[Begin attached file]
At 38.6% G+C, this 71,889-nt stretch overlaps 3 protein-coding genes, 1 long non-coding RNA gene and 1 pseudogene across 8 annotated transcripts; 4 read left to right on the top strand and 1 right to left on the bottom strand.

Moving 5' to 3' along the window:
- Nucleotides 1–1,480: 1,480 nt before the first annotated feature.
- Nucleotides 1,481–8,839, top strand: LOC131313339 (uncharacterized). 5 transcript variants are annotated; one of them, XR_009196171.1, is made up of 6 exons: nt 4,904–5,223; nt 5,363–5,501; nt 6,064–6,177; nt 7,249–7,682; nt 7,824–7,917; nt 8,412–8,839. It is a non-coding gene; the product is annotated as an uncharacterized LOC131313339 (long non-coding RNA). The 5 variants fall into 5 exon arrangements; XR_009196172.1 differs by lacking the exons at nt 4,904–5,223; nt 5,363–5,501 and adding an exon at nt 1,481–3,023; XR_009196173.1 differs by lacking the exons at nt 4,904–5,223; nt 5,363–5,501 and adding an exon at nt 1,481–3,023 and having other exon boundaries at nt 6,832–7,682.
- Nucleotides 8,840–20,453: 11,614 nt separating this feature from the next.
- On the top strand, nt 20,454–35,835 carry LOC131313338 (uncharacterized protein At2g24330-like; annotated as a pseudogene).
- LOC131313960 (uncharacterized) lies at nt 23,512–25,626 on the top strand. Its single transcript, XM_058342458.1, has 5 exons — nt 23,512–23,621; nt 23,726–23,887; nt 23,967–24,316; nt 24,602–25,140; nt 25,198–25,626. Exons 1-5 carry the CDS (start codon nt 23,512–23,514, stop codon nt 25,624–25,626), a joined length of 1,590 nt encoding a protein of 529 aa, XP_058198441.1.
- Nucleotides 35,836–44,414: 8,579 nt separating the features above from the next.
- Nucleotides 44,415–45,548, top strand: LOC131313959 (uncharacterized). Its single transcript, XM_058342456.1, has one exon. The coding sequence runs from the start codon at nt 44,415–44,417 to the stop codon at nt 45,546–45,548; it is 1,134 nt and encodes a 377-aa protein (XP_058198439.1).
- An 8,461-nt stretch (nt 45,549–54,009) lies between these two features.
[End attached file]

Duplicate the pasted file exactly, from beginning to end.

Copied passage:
At 38.6% G+C, this 71,889-nt stretch overlaps 3 protein-coding genes, 1 long non-coding RNA gene and 1 pseudogene across 8 annotated transcripts; 4 read left to right on the top strand and 1 right to left on the bottom strand.

Moving 5' to 3' along the window:
- Nucleotides 1–1,480: 1,480 nt before the first annotated feature.
- Nucleotides 1,481–8,839, top strand: LOC131313339 (uncharacterized). 5 transcript variants are annotated; one of them, XR_009196171.1, is made up of 6 exons: nt 4,904–5,223; nt 5,363–5,501; nt 6,064–6,177; nt 7,249–7,682; nt 7,824–7,917; nt 8,412–8,839. It is a non-coding gene; the product is annotated as an uncharacterized LOC131313339 (long non-coding RNA). The 5 variants fall into 5 exon arrangements; XR_009196172.1 differs by lacking the exons at nt 4,904–5,223; nt 5,363–5,501 and adding an exon at nt 1,481–3,023; XR_009196173.1 differs by lacking the exons at nt 4,904–5,223; nt 5,363–5,501 and adding an exon at nt 1,481–3,023 and having other exon boundaries at nt 6,832–7,682.
- Nucleotides 8,840–20,453: 11,614 nt separating this feature from the next.
- On the top strand, nt 20,454–35,835 carry LOC131313338 (uncharacterized protein At2g24330-like; annotated as a pseudogene).
- LOC131313960 (uncharacterized) lies at nt 23,512–25,626 on the top strand. Its single transcript, XM_058342458.1, has 5 exons — nt 23,512–23,621; nt 23,726–23,887; nt 23,967–24,316; nt 24,602–25,140; nt 25,198–25,626. Exons 1-5 carry the CDS (start codon nt 23,512–23,514, stop codon nt 25,624–25,626), a joined length of 1,590 nt encoding a protein of 529 aa, XP_058198441.1.
- Nucleotides 35,836–44,414: 8,579 nt separating the features above from the next.
- Nucleotides 44,415–45,548, top strand: LOC131313959 (uncharacterized). Its single transcript, XM_058342456.1, has one exon. The coding sequence runs from the start codon at nt 44,415–44,417 to the stop codon at nt 45,546–45,548; it is 1,134 nt and encodes a 377-aa protein (XP_058198439.1).
- An 8,461-nt stretch (nt 45,549–54,009) lies between these two features.